What an irony — to have to move to Connecticut to be able to get to do horse things in Kentucky every once in a while.

This time, she didn’t ask me about real estate ads, as I described in the article. Maybe she’s given up on her dream? So maybe that’s why she took a potshot at mine?

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The Adams Family

Posted on March 4, 2008. Filed under: Uncategorized |

At 650 pages, the Pulitzer Prize-winning biography of John Adams intimidated the bejeezus out of me. But it’s gotta be exciting, though, or Tom Hanks wouldn’t have selected it for one of his productions, a mini-series that debuts on HBO — not PBS, not Discovery — but HBO in a couple of weeks. So, when I spotted a copy of the book at Costco, I claimed it for my cart. I figured I’d get a headstart before the series begins.

Hanks cast Laura Linney as Abigail and Paul Giamatti (yeah, the guy from “Sideways”) as John. Here’s a photo from the HBO website. Aren’t they adorable?

Paul Giamatti and Laura Linney as John and Abigail Adams in the HBO mini-series “John Adams”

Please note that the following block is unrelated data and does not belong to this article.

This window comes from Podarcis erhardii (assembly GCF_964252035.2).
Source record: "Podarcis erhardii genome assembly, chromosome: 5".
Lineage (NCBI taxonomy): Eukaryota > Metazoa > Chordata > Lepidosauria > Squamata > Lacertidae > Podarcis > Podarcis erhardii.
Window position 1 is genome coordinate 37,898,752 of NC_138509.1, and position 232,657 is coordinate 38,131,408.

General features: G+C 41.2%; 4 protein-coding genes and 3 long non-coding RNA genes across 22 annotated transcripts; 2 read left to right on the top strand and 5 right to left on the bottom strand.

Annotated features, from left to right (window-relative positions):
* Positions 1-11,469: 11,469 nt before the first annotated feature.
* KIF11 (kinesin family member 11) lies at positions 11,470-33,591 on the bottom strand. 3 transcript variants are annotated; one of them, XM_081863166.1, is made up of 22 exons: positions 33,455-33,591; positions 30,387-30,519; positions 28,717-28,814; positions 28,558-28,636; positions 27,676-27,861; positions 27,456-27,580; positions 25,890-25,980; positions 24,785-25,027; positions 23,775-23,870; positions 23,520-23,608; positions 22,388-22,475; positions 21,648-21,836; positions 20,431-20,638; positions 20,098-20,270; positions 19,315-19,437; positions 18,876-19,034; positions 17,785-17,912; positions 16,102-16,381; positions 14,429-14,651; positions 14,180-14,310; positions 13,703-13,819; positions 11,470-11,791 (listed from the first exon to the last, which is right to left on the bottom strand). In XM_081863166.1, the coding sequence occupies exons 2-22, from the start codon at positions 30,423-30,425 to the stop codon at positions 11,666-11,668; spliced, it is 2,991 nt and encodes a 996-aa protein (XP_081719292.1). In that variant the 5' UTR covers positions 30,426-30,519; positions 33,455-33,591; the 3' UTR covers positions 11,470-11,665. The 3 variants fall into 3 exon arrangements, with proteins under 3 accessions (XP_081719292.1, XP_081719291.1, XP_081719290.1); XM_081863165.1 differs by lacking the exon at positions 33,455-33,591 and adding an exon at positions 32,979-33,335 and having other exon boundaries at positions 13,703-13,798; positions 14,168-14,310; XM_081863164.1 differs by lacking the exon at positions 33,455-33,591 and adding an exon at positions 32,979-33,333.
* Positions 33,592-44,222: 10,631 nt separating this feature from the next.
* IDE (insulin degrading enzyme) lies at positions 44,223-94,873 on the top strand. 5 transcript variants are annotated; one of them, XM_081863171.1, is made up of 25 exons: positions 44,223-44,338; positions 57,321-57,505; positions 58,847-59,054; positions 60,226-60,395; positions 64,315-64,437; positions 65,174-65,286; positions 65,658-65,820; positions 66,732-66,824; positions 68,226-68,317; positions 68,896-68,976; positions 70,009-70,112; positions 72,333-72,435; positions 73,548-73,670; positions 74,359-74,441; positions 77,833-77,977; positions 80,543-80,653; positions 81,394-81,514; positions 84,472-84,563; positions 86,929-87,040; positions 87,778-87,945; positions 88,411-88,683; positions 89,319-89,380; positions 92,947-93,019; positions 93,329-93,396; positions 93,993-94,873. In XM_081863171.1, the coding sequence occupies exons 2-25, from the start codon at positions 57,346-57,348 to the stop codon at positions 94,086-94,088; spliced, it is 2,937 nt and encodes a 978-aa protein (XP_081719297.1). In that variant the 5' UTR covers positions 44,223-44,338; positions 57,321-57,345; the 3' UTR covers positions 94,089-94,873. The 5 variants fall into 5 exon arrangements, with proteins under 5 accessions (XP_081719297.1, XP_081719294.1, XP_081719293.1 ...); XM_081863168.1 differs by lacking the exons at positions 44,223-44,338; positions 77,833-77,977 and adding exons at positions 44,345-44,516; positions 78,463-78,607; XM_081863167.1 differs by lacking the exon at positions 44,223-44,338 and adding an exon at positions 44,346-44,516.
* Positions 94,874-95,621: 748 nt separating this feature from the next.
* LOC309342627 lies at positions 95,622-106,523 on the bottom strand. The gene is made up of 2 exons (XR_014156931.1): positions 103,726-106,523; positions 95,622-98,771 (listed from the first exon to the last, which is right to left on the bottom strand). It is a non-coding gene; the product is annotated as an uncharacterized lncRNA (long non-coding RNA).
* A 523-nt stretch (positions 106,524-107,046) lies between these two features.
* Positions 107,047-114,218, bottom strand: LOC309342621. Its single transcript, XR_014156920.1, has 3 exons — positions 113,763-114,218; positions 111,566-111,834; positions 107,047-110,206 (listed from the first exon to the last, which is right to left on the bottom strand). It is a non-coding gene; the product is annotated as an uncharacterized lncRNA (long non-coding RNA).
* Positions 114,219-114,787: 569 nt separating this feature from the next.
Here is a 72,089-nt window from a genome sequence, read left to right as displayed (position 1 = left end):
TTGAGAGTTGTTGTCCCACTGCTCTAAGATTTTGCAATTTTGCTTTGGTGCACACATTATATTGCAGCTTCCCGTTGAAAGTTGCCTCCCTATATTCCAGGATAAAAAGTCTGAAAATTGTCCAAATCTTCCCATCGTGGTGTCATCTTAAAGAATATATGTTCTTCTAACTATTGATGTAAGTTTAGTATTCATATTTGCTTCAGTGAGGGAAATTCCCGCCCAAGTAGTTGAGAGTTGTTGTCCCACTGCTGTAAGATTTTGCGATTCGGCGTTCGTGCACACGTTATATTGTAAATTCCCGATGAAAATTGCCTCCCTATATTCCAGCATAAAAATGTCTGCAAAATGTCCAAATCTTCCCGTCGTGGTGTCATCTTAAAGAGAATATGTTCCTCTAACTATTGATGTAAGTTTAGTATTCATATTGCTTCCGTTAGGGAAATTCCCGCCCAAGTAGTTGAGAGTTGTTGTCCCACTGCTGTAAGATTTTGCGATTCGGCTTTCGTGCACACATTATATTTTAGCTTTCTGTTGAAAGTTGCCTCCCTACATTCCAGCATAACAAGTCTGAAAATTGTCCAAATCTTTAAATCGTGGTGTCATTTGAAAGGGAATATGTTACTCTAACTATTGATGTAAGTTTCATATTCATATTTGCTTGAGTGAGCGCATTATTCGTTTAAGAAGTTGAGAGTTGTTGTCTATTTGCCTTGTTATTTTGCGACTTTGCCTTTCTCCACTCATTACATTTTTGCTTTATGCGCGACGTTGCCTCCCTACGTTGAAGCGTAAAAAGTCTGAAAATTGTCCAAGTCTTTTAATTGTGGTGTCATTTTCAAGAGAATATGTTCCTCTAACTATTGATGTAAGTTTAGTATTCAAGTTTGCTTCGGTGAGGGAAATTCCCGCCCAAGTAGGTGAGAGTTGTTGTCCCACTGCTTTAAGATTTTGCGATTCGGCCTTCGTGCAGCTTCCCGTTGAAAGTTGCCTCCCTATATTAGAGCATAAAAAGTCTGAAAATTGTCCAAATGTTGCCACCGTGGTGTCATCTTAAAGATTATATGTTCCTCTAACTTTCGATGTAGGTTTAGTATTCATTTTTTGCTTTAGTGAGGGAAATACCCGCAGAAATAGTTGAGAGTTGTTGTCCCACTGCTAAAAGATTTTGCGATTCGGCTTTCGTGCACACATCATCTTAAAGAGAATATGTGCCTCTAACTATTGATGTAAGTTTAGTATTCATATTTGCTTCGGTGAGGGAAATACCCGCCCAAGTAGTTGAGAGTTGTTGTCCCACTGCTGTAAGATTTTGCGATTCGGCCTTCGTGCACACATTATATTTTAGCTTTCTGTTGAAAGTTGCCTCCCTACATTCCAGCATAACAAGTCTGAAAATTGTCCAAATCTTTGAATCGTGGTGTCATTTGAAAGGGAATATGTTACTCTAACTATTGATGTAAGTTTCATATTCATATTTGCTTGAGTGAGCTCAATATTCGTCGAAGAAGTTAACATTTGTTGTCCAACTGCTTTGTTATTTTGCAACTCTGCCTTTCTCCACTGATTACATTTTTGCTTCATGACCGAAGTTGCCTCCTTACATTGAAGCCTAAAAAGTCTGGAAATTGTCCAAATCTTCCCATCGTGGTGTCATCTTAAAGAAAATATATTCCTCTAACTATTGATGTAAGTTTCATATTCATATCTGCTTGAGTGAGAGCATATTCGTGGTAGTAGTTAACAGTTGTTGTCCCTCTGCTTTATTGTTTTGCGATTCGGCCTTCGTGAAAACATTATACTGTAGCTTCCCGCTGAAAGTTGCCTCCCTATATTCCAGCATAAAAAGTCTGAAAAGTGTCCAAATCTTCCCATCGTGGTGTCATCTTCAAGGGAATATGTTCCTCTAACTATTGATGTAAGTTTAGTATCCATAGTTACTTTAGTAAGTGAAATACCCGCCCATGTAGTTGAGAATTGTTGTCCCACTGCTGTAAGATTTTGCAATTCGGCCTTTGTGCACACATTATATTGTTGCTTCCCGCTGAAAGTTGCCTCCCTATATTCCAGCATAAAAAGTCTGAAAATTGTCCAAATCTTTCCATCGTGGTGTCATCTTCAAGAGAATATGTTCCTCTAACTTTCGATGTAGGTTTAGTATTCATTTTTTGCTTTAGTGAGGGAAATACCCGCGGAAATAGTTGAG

I dove into the book to get a head start. The book is as advertised, a vital depiction of the formerly dusty ol’ American Revolution. Soon I saw what the fuss was about. Who knew there’d be so much “story” in “history?”

But what impresses me the most is the eloquence of the Adamses. Quotes from their letters reveal the precision and simplicity of their prose. Check it out.

Here’s an easy2 remember one from John: “Facts are stubborn things.” So many of us can relate to Abigail when she writes: “My bursting heart must find vent at my pen.” Amen, sister. I feel your pain.

Now I’m not just caught up in the story, but I’m reading with the pathetic hope that John and Abigail’s command of the language will rub off on me. But my words seem more like Wayne and Garth’s: